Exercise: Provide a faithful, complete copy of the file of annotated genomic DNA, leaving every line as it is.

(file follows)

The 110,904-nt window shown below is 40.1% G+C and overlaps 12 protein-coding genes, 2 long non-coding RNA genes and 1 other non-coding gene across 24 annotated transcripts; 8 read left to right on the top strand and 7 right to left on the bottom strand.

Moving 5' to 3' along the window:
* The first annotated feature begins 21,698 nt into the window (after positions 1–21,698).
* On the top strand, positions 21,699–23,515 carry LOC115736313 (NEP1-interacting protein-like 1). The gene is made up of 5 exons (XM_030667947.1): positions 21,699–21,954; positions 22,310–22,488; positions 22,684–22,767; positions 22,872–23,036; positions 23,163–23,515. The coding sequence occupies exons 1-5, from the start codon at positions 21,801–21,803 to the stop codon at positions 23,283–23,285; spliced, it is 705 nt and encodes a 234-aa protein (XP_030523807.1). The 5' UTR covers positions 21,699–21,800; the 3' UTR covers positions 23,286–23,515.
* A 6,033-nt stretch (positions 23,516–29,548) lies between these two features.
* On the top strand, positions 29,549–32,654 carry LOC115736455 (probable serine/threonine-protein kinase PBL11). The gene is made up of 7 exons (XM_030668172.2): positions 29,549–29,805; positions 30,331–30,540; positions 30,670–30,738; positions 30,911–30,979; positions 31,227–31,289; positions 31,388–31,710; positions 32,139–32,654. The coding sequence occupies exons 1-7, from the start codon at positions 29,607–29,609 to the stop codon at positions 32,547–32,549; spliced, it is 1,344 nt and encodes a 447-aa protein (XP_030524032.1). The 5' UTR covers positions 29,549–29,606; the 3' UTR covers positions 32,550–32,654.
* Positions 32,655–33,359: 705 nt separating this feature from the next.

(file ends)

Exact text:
The 110,904-nt window shown below is 40.1% G+C and overlaps 12 protein-coding genes, 2 long non-coding RNA genes and 1 other non-coding gene across 24 annotated transcripts; 8 read left to right on the top strand and 7 right to left on the bottom strand.

Moving 5' to 3' along the window:
* The first annotated feature begins 21,698 nt into the window (after positions 1–21,698).
* On the top strand, positions 21,699–23,515 carry LOC115736313 (NEP1-interacting protein-like 1). The gene is made up of 5 exons (XM_030667947.1): positions 21,699–21,954; positions 22,310–22,488; positions 22,684–22,767; positions 22,872–23,036; positions 23,163–23,515. The coding sequence occupies exons 1-5, from the start codon at positions 21,801–21,803 to the stop codon at positions 23,283–23,285; spliced, it is 705 nt and encodes a 234-aa protein (XP_030523807.1). The 5' UTR covers positions 21,699–21,800; the 3' UTR covers positions 23,286–23,515.
* A 6,033-nt stretch (positions 23,516–29,548) lies between these two features.
* On the top strand, positions 29,549–32,654 carry LOC115736455 (probable serine/threonine-protein kinase PBL11). The gene is made up of 7 exons (XM_030668172.2): positions 29,549–29,805; positions 30,331–30,540; positions 30,670–30,738; positions 30,911–30,979; positions 31,227–31,289; positions 31,388–31,710; positions 32,139–32,654. The coding sequence occupies exons 1-7, from the start codon at positions 29,607–29,609 to the stop codon at positions 32,547–32,549; spliced, it is 1,344 nt and encodes a 447-aa protein (XP_030524032.1). The 5' UTR covers positions 29,549–29,606; the 3' UTR covers positions 32,550–32,654.
* Positions 32,655–33,359: 705 nt separating this feature from the next.